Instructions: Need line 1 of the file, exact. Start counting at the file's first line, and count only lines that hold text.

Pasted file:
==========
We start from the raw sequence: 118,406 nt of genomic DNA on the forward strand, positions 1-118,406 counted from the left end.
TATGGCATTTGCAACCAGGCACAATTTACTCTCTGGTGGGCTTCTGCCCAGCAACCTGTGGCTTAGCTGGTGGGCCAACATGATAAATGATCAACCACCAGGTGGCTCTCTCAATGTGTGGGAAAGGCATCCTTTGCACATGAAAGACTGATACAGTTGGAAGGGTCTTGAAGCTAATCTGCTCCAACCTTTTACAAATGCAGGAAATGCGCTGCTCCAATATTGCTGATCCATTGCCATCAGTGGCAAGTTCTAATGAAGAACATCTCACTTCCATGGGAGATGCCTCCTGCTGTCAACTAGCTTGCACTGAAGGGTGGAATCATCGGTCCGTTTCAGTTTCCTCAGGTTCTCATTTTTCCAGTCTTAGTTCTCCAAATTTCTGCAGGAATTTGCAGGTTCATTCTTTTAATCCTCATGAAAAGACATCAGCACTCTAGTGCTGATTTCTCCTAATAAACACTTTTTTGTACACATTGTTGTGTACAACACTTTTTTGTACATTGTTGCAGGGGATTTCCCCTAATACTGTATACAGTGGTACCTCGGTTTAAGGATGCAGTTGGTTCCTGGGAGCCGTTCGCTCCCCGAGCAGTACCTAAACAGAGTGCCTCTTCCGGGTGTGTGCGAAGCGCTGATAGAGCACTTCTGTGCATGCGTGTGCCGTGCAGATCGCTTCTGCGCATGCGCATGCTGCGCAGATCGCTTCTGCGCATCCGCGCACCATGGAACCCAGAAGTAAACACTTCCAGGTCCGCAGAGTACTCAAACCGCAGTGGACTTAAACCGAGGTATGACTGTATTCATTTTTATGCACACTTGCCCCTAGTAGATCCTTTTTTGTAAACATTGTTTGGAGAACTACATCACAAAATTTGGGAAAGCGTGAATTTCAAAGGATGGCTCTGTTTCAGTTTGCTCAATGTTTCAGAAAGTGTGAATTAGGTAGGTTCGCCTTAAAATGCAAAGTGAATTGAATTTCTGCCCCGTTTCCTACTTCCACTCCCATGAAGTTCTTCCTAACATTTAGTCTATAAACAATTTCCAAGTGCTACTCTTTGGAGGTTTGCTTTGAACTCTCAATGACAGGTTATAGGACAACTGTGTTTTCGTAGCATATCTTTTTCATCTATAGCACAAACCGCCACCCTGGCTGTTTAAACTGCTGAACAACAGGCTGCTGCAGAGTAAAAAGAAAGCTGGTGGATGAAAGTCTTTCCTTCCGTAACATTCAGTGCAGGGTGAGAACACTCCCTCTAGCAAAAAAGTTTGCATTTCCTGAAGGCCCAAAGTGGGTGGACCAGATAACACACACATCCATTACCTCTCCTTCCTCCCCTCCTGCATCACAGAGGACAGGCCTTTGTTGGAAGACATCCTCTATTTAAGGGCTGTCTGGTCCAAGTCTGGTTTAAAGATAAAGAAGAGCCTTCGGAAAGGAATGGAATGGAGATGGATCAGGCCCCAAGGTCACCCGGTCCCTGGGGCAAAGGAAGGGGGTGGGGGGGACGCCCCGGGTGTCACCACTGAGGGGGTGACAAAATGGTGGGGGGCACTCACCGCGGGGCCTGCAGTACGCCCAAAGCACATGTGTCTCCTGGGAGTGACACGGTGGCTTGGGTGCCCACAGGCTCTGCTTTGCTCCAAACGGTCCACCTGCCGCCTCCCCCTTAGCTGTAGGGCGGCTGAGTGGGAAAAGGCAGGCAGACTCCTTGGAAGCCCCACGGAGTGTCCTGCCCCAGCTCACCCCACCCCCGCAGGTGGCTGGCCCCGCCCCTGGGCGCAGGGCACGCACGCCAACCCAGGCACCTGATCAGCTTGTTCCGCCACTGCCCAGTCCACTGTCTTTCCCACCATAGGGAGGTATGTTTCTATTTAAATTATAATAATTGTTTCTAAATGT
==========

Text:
We start from the raw sequence: 118,406 nt of genomic DNA on the forward strand, positions 1-118,406 counted from the left end.